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Let's consider "world class" cities vs. "middle-rage" wanna-bes. WORLD GDP RANKING #14 DALLAS #17 ATLANTA #19 HOUSTON #21 SEOUL #22 TORONTO #32 MINNEAPOLIS #38 BEIJING #41 MONTREAL #68 VANCOUVER This is why it seems a joke that some people would describe Dallas as a "piss pot middling" city; I mean really do you know anything about Dallas? And I don't really see anybody talking about Tulsa except foreigners who's top "world class" city only ranks #22 and next best showing at #41. I don't even think Tulsa's talking about Tulsa let alone anyone else stateside.

Since when do GDP rankings ever play on the IOC's mind (see: Rio, Athens, Durban etc)?

While Dallas may be an important economic centre, when you consider ALL other factors it really does fall into the world's middle-class of cities along with places like Houston, Manchester (UK), Munich, Melbourne and Cape Town. Yes you may notice a trend their of previous host cities and I am certainly not disagreeing that Dallas isn't capable.

The question is why? Dallas (like Atlanta) has plenty of capacity to host the Games, but why would the IOC go there. It has little prestige compared to other potential US bid cities (New York, LA, Chicago) despite it's economic strength.

Why would the IOC go to a middle class city, in a region they've already covered, with no clear point of difference between Atlanta, when there are plenty of alternatives on the table.

Ok, so you're an IOC member and it's time to vote;

Go!

Dallas vs Rome

Dallas vs New York

Dallas vs Toronto

Dallas vs Cape Town/Durban

Dallas vs Rio

On face value I'd chose the later every time.

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GDP plays a role, doesn't everything? And it's at least a measurable gauge (unlike Olympic groupies personal opinions) of a cities international presence. You can imagine all you want that cities like Dallas, Atlanta, Houston and even Philadelphia are Middle level cities, but in international and power circles these cities are players beyond most tier one cities in the majority of countries. Last I checked money seems to have a prominent place in influencing world events. (see Rio, Sochi, Qatar, Russia, Beijing, Salt Lake, even Atlanta hehehe) Impossible to say you won't see an Olympics in Dallas (did you expect one in Atlanta), I'm not advocating for such, but these US cities are much more than many of you try to make them out to be. I don't even think the US should bother bidding for any summer again...period....I mean there's nothing to prove. It probably won't be forever till the IOC comes running in need for whatever reason, and we'll be here, if we're in the mood.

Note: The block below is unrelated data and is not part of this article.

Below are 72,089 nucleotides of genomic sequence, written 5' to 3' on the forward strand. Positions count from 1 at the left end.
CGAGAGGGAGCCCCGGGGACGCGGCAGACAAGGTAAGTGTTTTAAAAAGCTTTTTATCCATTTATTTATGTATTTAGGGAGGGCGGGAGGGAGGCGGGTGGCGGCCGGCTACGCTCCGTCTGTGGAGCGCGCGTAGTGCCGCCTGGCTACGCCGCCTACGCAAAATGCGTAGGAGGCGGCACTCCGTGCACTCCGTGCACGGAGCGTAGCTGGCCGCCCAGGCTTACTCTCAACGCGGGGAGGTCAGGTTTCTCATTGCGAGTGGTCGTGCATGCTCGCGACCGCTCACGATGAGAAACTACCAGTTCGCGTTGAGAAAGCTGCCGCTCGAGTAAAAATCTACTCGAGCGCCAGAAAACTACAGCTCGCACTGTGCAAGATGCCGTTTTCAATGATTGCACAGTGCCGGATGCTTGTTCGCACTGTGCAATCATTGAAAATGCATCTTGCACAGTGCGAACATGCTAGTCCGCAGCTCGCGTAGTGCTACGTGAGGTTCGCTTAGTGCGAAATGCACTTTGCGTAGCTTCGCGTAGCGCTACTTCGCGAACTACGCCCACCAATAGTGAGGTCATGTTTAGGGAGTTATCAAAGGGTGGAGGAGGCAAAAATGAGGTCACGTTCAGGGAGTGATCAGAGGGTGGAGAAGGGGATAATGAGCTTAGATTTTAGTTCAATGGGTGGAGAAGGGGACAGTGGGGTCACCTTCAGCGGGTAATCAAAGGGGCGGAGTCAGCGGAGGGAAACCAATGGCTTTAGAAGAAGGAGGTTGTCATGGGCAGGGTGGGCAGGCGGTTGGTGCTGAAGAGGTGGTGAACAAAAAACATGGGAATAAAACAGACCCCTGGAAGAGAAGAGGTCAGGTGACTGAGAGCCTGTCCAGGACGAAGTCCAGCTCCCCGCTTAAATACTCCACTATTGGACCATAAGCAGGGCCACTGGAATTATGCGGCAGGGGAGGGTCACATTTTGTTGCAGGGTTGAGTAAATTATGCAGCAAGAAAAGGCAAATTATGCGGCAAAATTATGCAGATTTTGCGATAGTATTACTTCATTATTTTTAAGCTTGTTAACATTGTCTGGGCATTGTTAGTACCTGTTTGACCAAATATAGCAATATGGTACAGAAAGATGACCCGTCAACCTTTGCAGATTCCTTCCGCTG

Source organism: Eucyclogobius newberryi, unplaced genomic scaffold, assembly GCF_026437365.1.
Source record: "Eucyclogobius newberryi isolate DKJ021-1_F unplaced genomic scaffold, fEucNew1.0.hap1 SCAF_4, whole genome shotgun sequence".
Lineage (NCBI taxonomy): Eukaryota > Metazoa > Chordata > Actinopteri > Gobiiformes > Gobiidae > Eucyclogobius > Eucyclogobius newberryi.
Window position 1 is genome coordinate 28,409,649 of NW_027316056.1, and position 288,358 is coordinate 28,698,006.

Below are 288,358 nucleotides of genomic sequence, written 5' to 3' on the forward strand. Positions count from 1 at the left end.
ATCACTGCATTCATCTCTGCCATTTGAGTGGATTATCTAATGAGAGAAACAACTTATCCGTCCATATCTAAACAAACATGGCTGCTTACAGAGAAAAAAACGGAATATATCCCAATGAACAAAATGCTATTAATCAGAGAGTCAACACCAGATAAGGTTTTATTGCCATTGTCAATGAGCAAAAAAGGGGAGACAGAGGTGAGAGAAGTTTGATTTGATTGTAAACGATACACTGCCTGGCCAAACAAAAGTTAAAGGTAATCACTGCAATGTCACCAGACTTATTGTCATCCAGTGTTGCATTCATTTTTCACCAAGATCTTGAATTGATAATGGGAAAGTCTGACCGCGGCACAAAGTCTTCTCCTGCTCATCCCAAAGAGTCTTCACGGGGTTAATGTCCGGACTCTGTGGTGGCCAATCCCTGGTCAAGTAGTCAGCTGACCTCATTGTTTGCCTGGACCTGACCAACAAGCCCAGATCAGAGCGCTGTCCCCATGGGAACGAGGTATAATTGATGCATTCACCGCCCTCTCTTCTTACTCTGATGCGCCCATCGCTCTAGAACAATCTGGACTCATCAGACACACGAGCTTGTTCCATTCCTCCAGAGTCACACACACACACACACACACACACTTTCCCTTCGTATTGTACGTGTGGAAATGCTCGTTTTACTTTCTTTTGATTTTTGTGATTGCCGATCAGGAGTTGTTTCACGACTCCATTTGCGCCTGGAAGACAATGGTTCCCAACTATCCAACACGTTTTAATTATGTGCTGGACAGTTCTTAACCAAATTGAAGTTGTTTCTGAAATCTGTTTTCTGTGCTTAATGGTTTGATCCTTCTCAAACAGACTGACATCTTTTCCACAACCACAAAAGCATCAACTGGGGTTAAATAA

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Another reason this would never work: the local media who cover sports in Dallas are cynics and hypocrites.

An example of the sports media in Dallas being hypocrites is whenever they bash Dallas Cowboys QB Tony Romo for wearing a baseball cap on backwards and yet when Texas Rangers Baseball player Ian Kinsler does it in a post-game lockeroom interview, nobody in the media cares. The local media would bash the Olympics like no other, because that's what they do. Yes, the Dallas Cowboys have a higher profile in Dallas, but it needs to be equal criticism.

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OK...

1. Houston has a more renowned Opera company than Dallas -- seriously, that's more important in Olympic bidding circles than cities' GDP rankings.

2. After the seating fiascos this past SB weekend, I think Dallas won't see an Olympics for at least another 60 years.

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Well, Albuquerque would be an interesting Winter destination, incredible environment, posh Santa Fe, but 2 hours to the best slopes might be too far, but I guess they did it in Vancouver with an even more difficult drive up. Some people might be SHOCKED to find out how vast the alpine environments are in the region, Taos is heaven, Red River is bliss if your are cross country inclined. Austin is a great city, don't really know much about the others, Memphis sounds like an interesting city, but I don't think we are talking Olympics here....I hope. I get it......now we are just descending to try to point out how some Americans think all their cities can host.....not really what I was talking about. Don't get me started on Houston, it's even more misunderstood by "non-Americans" than Dallas, it's an incredibly sophisticated city.

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I think the point most people are making here is that while Dallas is no doubt financially strong from a GDP perspective, within the context of what it is as a city and what it offers the world it is insignificant to most people.